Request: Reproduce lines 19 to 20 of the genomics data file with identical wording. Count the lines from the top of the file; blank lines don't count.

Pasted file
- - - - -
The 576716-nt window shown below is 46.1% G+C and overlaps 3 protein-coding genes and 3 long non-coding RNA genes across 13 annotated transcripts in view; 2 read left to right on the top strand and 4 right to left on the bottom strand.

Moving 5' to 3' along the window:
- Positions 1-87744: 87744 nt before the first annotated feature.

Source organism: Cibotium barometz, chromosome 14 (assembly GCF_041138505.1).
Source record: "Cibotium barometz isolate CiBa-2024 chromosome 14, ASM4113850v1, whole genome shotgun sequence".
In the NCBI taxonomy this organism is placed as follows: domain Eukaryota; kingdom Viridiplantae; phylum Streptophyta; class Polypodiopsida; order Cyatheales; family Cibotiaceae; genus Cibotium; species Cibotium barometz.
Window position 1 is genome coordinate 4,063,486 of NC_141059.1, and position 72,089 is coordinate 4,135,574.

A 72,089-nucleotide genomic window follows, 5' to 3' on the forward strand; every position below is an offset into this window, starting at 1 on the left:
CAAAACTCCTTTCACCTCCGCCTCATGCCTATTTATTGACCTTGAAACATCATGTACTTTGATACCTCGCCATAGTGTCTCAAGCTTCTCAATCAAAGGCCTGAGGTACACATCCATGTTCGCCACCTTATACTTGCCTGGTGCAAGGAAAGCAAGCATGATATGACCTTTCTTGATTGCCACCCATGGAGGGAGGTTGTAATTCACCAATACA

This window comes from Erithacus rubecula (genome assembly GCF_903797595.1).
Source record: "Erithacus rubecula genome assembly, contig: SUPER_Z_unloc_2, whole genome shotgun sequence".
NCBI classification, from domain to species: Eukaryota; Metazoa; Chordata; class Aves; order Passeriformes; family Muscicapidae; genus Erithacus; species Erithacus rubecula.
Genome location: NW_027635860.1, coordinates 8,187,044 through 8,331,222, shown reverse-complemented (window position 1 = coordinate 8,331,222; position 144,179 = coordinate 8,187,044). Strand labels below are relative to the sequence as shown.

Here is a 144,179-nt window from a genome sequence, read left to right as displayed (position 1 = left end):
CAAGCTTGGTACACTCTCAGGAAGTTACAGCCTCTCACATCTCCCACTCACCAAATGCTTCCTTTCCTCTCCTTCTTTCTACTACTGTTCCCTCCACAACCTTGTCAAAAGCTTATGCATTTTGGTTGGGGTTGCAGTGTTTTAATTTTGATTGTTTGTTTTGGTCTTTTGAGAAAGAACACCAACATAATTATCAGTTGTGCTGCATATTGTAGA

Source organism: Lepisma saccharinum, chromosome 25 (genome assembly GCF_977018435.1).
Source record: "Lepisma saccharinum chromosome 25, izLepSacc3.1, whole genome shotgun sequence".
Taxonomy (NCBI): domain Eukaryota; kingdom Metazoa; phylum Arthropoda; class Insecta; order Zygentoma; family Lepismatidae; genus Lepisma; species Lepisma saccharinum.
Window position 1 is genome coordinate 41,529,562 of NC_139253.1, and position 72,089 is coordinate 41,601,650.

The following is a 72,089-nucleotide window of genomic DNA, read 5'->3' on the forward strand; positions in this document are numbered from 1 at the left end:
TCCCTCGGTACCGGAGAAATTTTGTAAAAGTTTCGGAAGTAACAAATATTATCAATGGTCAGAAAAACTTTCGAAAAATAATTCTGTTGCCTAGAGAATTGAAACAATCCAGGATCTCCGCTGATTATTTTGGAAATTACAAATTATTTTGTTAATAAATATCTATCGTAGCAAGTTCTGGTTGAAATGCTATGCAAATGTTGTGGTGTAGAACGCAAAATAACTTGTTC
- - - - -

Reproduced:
Window position 1 is genome coordinate 41,529,562 of NC_139253.1, and position 72,089 is coordinate 41,601,650.

The following is a 72,089-nucleotide window of genomic DNA, read 5'->3' on the forward strand; positions in this document are numbered from 1 at the left end: